1. Georgetown's Lack of Notice of the Protected Activity

  To meet the prima facie elements for a claim of retaliation, a plaintiff must demonstrate that: (1) he engaged in protected activity; (2) he was subjected to adverse action and (3) there existed a causal link between the adverse action and the protected activity. Jones v. WMATA, 205 F.3d 428, 433 (D.C. Cir. 2000). He must also demonstrate that his exercise of protected rights was known to the defendant. See Carter-Obayuwana v. Howard University, 764 A.2d 779, 791 (D.C. 2001); see also Van Zant v. KLM Royal Dutch Airlines, 80 F.3d 708, 714 (2d Cir. 1996).

  To satisfy the first element of a claim for retaliation, Chandamuri need only prove he had a reasonable good faith belief that the practice he opposed was unlawful under Title VI. Carter-Obayuwana, 764 A.2d at 790 (citations omitted). Chandamuri alleges that his complaint to Dr. Kertesz that Dr. Roepe had graded him differently from other "similarly situated" students constituted a protected activity. Although he need not have used "magic words" in his Fall 2000 complaint about Dr. Roepe, Chandamuri was required to make Georgetown aware of the protected activity, i.e. that his complaint was "about allegedly discriminatory conduct." Id. Nowhere does Chandamuri allege that he told Dr. Kertesz that believed Dr. Roepe was discriminating against him because of race and national origin when he gave him a B in the independent study class; he merely alleges that he believed he was being treated "unfairly" and "differently than other students." While "magic words" are not required to communicate that the complaint was about unlawful discrimination, the court is unconvinced that Georgetown was on notice that the allegations Chandamuri made against Dr. Roepe in Fall 2000 had anything to do with discrimination, and therefore, Chandamuri will never be able to meet his burden and his retaliation claim cannot stand.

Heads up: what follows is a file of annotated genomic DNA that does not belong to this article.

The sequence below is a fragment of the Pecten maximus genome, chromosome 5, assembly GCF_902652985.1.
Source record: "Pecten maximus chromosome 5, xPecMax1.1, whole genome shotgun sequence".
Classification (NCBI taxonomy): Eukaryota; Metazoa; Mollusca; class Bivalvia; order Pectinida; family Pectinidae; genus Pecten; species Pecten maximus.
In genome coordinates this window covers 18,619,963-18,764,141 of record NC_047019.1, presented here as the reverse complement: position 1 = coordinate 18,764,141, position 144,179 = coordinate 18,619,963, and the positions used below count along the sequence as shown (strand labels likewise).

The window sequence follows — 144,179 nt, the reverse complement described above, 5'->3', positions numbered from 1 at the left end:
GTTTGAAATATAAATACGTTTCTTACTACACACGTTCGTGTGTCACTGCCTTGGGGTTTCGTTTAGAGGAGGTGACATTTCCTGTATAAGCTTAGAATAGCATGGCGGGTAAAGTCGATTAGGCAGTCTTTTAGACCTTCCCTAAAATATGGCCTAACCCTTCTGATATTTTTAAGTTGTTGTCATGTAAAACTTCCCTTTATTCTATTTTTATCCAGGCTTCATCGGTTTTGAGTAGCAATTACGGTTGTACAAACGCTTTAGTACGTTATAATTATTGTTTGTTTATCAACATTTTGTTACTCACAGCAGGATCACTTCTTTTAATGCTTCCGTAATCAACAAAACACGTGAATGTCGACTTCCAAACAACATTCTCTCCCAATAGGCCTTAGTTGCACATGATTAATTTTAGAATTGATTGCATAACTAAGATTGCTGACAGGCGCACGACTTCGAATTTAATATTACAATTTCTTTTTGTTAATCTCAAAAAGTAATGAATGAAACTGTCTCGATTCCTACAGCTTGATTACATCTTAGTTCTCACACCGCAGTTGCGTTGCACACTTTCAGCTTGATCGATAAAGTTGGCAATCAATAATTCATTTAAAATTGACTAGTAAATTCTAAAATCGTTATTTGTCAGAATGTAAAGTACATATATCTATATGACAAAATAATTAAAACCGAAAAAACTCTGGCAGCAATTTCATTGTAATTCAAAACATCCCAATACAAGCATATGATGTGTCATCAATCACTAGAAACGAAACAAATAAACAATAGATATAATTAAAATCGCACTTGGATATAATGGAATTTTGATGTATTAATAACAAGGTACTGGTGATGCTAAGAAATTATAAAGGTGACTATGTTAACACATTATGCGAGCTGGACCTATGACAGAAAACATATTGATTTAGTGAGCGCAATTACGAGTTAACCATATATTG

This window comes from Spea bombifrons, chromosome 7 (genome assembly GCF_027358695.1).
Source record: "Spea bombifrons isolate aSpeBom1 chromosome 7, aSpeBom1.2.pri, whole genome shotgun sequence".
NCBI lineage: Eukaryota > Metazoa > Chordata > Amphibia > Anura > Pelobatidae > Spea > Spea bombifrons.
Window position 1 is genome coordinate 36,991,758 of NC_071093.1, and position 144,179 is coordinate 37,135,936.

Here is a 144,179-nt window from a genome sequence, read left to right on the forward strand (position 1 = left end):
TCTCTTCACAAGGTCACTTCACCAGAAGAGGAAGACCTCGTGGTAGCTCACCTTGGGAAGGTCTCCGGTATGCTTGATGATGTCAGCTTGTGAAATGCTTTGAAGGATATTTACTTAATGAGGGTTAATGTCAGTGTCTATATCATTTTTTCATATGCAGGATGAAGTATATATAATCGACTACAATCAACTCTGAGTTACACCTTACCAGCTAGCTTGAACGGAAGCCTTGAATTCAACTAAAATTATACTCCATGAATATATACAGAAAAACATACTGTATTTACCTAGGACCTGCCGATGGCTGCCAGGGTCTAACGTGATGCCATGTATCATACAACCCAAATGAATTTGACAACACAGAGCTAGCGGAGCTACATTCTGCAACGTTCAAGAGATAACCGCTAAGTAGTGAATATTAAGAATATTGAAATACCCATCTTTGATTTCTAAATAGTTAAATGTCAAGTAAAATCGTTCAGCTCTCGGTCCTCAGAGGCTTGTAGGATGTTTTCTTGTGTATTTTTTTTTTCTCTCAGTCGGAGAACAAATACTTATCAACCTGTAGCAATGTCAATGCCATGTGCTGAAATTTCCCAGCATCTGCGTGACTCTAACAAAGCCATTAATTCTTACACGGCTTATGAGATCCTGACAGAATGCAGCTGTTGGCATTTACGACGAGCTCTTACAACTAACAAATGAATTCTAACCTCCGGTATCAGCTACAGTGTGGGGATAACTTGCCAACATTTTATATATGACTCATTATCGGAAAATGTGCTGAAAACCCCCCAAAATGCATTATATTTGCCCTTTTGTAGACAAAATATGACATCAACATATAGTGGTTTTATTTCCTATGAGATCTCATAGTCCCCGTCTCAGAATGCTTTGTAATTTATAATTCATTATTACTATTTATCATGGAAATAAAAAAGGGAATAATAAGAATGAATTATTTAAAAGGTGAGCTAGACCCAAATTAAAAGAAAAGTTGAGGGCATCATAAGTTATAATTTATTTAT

Further, Chandamuri does not allege that the Honor Council Hearing Board or Dean McAuliffe retaliated against him; rather, he claims that Dr. Roepe subjected him to disparate disciplinary procedures in retaliation for Chandamuri's complaint to Dr. Kertesz. This argument fails for two reasons. First, according to the Honor Code, Dr. Roepe was obligated to report any apparent violations of the Honor Code to the Honor Council. Consequently, reporting Chandamuri was not a judgment call on the part of Dr. Roepe. Second and more importantly, Dr. Roepe was not a member of the Hearing Board, nor did he have authority over the sanction the Honor Council imposed. Because Dr. Roepe had no voice in the sanction imposed, the sanction cannot logically have been imposed by Dr. Roepe in retaliation for Chandamuri's alleged protected action.